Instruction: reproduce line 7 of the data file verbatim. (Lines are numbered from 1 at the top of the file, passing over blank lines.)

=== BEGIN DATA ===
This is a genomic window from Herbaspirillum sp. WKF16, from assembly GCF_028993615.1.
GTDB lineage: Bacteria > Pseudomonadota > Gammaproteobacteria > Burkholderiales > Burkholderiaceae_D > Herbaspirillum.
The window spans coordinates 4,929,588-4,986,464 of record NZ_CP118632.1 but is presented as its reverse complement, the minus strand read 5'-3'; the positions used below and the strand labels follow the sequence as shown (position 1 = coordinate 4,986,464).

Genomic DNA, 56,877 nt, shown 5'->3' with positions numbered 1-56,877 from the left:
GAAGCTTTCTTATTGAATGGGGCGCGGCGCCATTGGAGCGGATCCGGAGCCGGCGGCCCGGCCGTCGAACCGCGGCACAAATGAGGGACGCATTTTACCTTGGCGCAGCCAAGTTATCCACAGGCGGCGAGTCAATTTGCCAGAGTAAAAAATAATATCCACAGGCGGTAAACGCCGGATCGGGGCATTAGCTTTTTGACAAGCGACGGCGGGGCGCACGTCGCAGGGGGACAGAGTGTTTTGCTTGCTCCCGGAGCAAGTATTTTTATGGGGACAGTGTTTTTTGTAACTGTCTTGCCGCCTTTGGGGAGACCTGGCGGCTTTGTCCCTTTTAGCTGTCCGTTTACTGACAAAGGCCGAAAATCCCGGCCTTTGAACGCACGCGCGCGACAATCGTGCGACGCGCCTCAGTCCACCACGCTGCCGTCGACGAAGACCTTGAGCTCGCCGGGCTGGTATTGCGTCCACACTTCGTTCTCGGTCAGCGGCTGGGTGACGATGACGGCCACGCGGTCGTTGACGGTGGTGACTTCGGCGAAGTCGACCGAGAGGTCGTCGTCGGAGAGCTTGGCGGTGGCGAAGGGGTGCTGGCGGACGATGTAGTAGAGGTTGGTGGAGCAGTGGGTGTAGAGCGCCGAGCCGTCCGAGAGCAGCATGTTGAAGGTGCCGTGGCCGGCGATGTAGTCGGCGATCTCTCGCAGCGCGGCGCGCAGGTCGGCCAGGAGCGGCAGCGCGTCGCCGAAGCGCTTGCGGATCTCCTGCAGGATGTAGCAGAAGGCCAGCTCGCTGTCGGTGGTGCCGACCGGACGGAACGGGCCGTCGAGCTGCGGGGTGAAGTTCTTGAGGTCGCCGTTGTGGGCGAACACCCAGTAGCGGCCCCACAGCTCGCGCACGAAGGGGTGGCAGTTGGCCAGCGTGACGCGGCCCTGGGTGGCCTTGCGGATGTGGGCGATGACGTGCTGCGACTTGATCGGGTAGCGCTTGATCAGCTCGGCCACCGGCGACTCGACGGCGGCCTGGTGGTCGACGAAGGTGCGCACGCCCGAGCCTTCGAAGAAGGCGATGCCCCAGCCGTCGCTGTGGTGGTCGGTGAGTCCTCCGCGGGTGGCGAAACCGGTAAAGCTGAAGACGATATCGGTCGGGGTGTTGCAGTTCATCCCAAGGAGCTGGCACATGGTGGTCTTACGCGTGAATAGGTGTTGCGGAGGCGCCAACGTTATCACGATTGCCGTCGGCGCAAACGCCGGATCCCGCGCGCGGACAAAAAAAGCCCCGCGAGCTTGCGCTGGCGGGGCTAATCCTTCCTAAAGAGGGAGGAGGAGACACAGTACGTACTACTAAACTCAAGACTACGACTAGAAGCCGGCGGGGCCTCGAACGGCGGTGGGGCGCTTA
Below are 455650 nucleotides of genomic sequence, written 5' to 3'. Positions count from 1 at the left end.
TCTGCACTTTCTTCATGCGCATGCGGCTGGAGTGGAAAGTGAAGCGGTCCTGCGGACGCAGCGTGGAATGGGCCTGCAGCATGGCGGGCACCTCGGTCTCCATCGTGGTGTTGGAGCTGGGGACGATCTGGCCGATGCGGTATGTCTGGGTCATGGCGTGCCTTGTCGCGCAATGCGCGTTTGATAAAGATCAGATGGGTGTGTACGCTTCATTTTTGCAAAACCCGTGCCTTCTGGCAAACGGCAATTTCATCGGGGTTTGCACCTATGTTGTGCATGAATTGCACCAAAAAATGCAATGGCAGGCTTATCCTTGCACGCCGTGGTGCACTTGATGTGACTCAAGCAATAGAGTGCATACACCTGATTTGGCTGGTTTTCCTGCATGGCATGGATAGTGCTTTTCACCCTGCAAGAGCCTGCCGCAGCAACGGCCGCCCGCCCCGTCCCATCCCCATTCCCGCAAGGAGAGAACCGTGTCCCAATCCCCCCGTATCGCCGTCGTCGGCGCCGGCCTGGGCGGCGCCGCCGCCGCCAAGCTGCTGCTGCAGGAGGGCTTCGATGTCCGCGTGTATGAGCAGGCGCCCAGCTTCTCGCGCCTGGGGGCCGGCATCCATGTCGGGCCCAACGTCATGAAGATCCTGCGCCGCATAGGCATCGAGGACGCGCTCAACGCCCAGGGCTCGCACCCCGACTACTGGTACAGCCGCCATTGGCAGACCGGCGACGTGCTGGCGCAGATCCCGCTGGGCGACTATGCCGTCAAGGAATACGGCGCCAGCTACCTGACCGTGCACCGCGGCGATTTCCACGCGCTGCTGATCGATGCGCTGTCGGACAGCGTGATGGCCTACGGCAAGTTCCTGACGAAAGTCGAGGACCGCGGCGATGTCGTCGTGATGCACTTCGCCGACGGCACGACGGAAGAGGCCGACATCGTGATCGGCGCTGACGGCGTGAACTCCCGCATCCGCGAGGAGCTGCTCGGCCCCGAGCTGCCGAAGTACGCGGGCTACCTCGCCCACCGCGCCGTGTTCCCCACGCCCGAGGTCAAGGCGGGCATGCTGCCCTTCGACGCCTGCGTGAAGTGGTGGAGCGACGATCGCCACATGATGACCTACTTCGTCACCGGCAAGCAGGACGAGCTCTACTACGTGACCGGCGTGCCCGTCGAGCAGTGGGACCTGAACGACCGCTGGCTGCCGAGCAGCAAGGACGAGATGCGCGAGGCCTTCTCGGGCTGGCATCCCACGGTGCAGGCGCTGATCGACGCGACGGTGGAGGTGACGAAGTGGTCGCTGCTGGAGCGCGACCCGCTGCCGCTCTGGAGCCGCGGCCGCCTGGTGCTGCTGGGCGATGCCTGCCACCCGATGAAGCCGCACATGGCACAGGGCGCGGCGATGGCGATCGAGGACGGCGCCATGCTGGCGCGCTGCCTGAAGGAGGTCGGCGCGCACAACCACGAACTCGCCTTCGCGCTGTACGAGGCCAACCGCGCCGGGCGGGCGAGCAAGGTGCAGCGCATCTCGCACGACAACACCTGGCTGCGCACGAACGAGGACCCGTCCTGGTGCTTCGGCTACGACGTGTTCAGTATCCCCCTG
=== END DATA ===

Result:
TCTGCACTTTCTTCATGCGCATGCGGCTGGAGTGGAAAGTGAAGCGGTCCTGCGGACGCAGCGTGGAATGGGCCTGCAGCATGGCGGGCACCTCGGTCTCCATCGTGGTGTTGGAGCTGGGGACGATCTGGCCGATGCGGTATGTCTGGGTCATGGCGTGCCTTGTCGCGCAATGCGCGTTTGATAAAGATCAGATGGGTGTGTACGCTTCATTTTTGCAAAACCCGTGCCTTCTGGCAAACGGCAATTTCATCGGGGTTTGCACCTATGTTGTGCATGAATTGCACCAAAAAATGCAATGGCAGGCTTATCCTTGCACGCCGTGGTGCACTTGATGTGACTCAAGCAATAGAGTGCATACACCTGATTTGGCTGGTTTTCCTGCATGGCATGGATAGTGCTTTTCACCCTGCAAGAGCCTGCCGCAGCAACGGCCGCCCGCCCCGTCCCATCCCCATTCCCGCAAGGAGAGAACCGTGTCCCAATCCCCCCGTATCGCCGTCGTCGGCGCCGGCCTGGGCGGCGCCGCCGCCGCCAAGCTGCTGCTGCAGGAGGGCTTCGATGTCCGCGTGTATGAGCAGGCGCCCAGCTTCTCGCGCCTGGGGGCCGGCATCCATGTCGGGCCCAACGTCATGAAGATCCTGCGCCGCATAGGCATCGAGGACGCGCTCAACGCCCAGGGCTCGCACCCCGACTACTGGTACAGCCGCCATTGGCAGACCGGCGACGTGCTGGCGCAGATCCCGCTGGGCGACTATGCCGTCAAGGAATACGGCGCCAGCTACCTGACCGTGCACCGCGGCGATTTCCACGCGCTGCTGATCGATGCGCTGTCGGACAGCGTGATGGCCTACGGCAAGTTCCTGACGAAAGTCGAGGACCGCGGCGATGTCGTCGTGATGCACTTCGCCGACGGCACGACGGAAGAGGCCGACATCGTGATCGGCGCTGACGGCGTGAACTCCCGCATCCGCGAGGAGCTGCTCGGCCCCGAGCTGCCGAAGTACGCGGGCTACCTCGCCCACCGCGCCGTGTTCCCCACGCCCGAGGTCAAGGCGGGCATGCTGCCCTTCGACGCCTGCGTGAAGTGGTGGAGCGACGATCGCCACATGATGACCTACTTCGTCACCGGCAAGCAGGACGAGCTCTACTACGTGACCGGCGTGCCCGTCGAGCAGTGGGACCTGAACGACCGCTGGCTGCCGAGCAGCAAGGACGAGATGCGCGAGGCCTTCTCGGGCTGGCATCCCACGGTGCAGGCGCTGATCGACGCGACGGTGGAGGTGACGAAGTGGTCGCTGCTGGAGCGCGACCCGCTGCCGCTCTGGAGCCGCGGCCGCCTGGTGCTGCTGGGCGATGCCTGCCACCCGATGAAGCCGCACATGGCACAGGGCGCGGCGATGGCGATCGAGGACGGCGCCATGCTGGCGCGCTGCCTGAAGGAGGTCGGCGCGCACAACCACGAACTCGCCTTCGCGCTGTACGAGGCCAACCGCGCCGGGCGGGCGAGCAAGGTGCAGCGCATCTCGCACGACAACACCTGGCTGCGCACGAACGAGGACCCGTCCTGGTGCTTCGGCTACGACGTGTTCAGTATCCCCCTG